12.
Journal of Place Management and Development ; : 17, 2022.
Article in English | Web of Science | ID: covidwho-1794886

ABSTRACT

Purpose Coronavirus has accentuated the cracks within the fragile UK food system. Empty shelves and empty stomachs, the damaging consequences of coronavirus have led to an unprecedented increase in food insecurity and food access. The purpose of this paper is to provide in-depth insight into varied and innovative rural localised responses to food access during the pandemic. Design/methodology/approach This study draws on multiple perspectives of those working to combat food insecurity, inequality and inaccessibility in Gwynedd, exploring food access initiatives and their responses to the pandemic, innovative food distribution collaborations and the role of maintaining already fragile rural communities. Findings This study concludes that the need for transformative place-making to build stronger, more resilient communities has never been more pressing, with support from public sector funding to help alleviate some of the hardships and pressure with the rise in poverty and austerity, coronavirus imposed or not. Originality/value This study focuses on a single local authority area in North Wales, Gwynedd, an area where little food research has been published to date. The coronavirus pandemic also places the timely research within the scope of food access and distribution during hardship. This study discusses the impacts exposed by the pandemic and lessons that can be drawn and reflected on for future benefit.

13.
Portuguese Journal of Public Health ; 2022.
Article in English | EMBASE | ID: covidwho-1794331

ABSTRACT

Introduction: The current worldwide COVID-19 pandemic has been having a considerable impact not only on health but also on the economy of societies, emphasizing food insecurity as a significant public health concern. Aim: The objective of this study was to characterize the scenario of food insecurity in Portugal during the COVID-19 pandemic and explore its related sociodemographic characteristics. Methodology: This is a cross-sectional study, using data from an online survey, performed from November 2020 until February 2021, including 882 residents aged 18 years or older in Portugal. Data on sociodemographics and food security status were collected, the latter was evaluated using the United States Household Food Security Survey Module: Six-Item Short Form. Crude and adjusted logistic regression models were performed (covariates: education, household income perception, and the working status during the COVID-19 pandemic). The odds ratio (OR) and respective 95% confidence intervals (CI) were estimated. Results: Most participants were women (71.3%), with a mean age of 36.8 years (SD 11.0). Food insecurity prevalence was 6.8%. Less-educated individuals (≤12 years of schooling;OR 2.966;95% CI 1.250-7.042), and those who were and remained unemployed since the beginning of the pandemic (OR 2.602;95% CI 1.004-6.742) had higher odds of belonging to a food-insecure household, regardless of education, working status during the COVID-19 pandemic, and household income perception. Moreover, lower odds of belonging to a food-insecure household were observed among those reporting a comfortable household income (OR 0.007;95% CI 0.001-0.062) than those who perceived their household income as insufficient, independently of education and the working status during the COVID-19 pandemic. Conclusions: These findings highlight the population groups that are at a greater risk of food insecurity during the current COVID-19 pandemic. Effective public health strategies should be developed aiming to address food insecurity during this crisis, especially among the higher risk groups.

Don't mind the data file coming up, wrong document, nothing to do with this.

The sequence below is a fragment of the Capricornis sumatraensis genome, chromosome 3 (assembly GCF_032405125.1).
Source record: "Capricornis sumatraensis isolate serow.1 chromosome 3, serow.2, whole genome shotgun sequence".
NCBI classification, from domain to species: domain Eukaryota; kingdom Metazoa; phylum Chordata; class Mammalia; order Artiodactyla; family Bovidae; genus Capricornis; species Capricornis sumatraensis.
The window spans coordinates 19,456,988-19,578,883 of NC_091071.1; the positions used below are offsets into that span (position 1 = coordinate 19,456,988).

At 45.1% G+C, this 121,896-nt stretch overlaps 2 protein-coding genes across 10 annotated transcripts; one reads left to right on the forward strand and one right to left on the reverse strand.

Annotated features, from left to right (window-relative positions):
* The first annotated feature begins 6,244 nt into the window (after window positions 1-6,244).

14.
Health Promot Chronic Dis Prev Can ; 42(5)2022 Mar 16.
Article in English, French | MEDLINE | ID: covidwho-1789866

ABSTRACT

INTRODUCTION: Household food insecurity (HFI) is a persistent public health issue in Canada that may have disproportionately affected certain subgroups of the population during the COVID-19 pandemic. The purpose of this systematic review is to report on the prevalence of HFI in the Canadian general population and in subpopulations after the declaration of the COVID-19 pandemic in March 2020. METHODS: Sixteen databases were searched from 1 March 2020 to 5 May 2021. Abstract and full-text screening was conducted by one reviewer and the inclusions verified by a second reviewer. Only studies that reported on the prevalence of HFI in Canadian households were included. Data extraction, risk of bias and certainty of the evidence assessments were conducted by two reviewers. RESULTS: Of 8986 studies identified in the search, four studies, three of which collected data in April and May 2020, were included. The evidence concerning the prevalence of HFI during the COVID-19 pandemic is very uncertain. The prevalence of HFI (marginal to severe) ranged from 14% to 17% in the general population. Working-age populations aged 18 to 44 years had higher HFI (range: 18%-23%) than adults aged 60+ years (5%-11%). Some of the highest HFI prevalence was observed among households with children (range: 19%-22%), those who had lost their jobs or stopped working due to COVID-19 (24%-39%) and those with job insecurity (26%). CONCLUSION: The evidence suggests that the COVID-19 pandemic may have slightly increased total household food insecurity in Canada during the COVID-19 pandemic, especially in populations that were already vulnerable to HFI. There is a need to continue to monitor HFI in Canada.

15.
2021 IEEE MIT Undergraduate Research Technology Conference, URTC 2021 ; 2021.